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10/15/2021 2:19 AM
merlot85, maycondelpiero and hoeltz, Welcome !

10/14/2021 10:06 AM
Thanks for the addition to the group. Seriously considering building a drum roaster along the lines of oldgrumpus's. Love the design and craftsmanship.

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Morning, ar3mia ! and... coffee drink

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I'd like to develop a program for this. I'd like to develop a program for this. 21%[4 Votes]
I'd want to use someone's program for this. I'd want to use someone's program for this. 21%[4 Votes]
I'd buy a programmed Arduino! I'd buy a programmed Arduino! 58%[11 Votes]
Total Votes : 19
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Arduino $35 USB programmable roaster controller
The Arduino is a cheap, simple to program, versatile device that is intended to control devices through input/output ports.

It is more powerful than a PID or PLC and doesn't require a computer to operate, but needs one to program it, hence the USB port.

The hardware is sold at cost, about $35, and the software is Open Source, so it is free.

Anyone with a knowledge of coding syntax could program one to control a roaster. The advantage here is that you can then share the program with others.

Developers have already configured one as a thermostat using a K type thermocouple, and I've heard that PID algorithms have been written for it, too. But why stop there? Why not program it to profile a roast?

You could conceivable program it with multiple ramps creating a roast profile. You could save multiple profiles and then select the profile you want to use.

Here is a link to the website. They have a forum for support and sharing ideas: Arduino
Dan attached the following image:

Edited by Dan on 01/13/2009 10:45 AM
Koffee Kosmo
Now this is interesting and a great next step for consistent and repeatable roasted bean profiles

Its got me interested
Great find
I home roast and I like it. Designer of the KKTO
Roaster Build information
Blog -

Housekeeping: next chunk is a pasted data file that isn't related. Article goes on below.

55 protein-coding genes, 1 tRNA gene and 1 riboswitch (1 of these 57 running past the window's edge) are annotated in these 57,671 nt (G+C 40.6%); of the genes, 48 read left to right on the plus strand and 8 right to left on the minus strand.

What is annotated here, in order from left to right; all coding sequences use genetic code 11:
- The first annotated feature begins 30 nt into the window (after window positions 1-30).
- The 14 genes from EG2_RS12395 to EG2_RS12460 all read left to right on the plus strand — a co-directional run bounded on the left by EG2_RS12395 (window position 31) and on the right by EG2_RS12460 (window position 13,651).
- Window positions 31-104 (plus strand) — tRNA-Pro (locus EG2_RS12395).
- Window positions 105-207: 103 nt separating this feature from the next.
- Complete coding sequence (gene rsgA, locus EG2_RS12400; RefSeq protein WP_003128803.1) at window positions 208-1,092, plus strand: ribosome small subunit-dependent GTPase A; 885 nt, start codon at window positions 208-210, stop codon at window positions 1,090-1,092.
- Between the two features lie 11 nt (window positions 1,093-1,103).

Bezzera Strega, Mazzer Robur Grinder, Pullman Tamper Convex,
(KKTO) Turbo Oven Home Roaster.
Do you use this, Dan? How many outputs does it have? Can it directly output to control a couple of SSRs?

Roaster: CoffeeAir II 2# DIY air roaster
Grinder: Vintage Grindmaster 500
Brewers: Vintage Cory DCU DCL, Aeropress, Press, Osaka Titanium pourover
Island Addict
This is what I use in my Poppery roaster, except that the microcontroller communicates with my laptop computer via serial port. User controls and data logging/real time graphing are done in an application running on the laptop.

Bill Welch has designed a system based on a Pic microcontroller.

The Ardunio has over a dozen input/output ports, not counting ones usually reserved for special functions. Each port can directly drive a SSR.

From what I can tell, it functions much like a PLC, so yes, it can drive SSR's etc. It can drive servo motors, too, which opens up some potential. For instance, I could use one output to control a servo motor to tilt my drum, dumping the beans. From the fellow I talked to, this unit is more programmable than a PLC, and easier to program than a PIC. They make different types and some, like the Wiring, have more I/Os.
Its a really neat piece of hardware, and I think it has a great deal of potential for home roasting. While I like to do most things myself just for the learning process, I would be likely to buy a pre-programmed set-up if available simply because I don't have the time to do everything!
Island Addict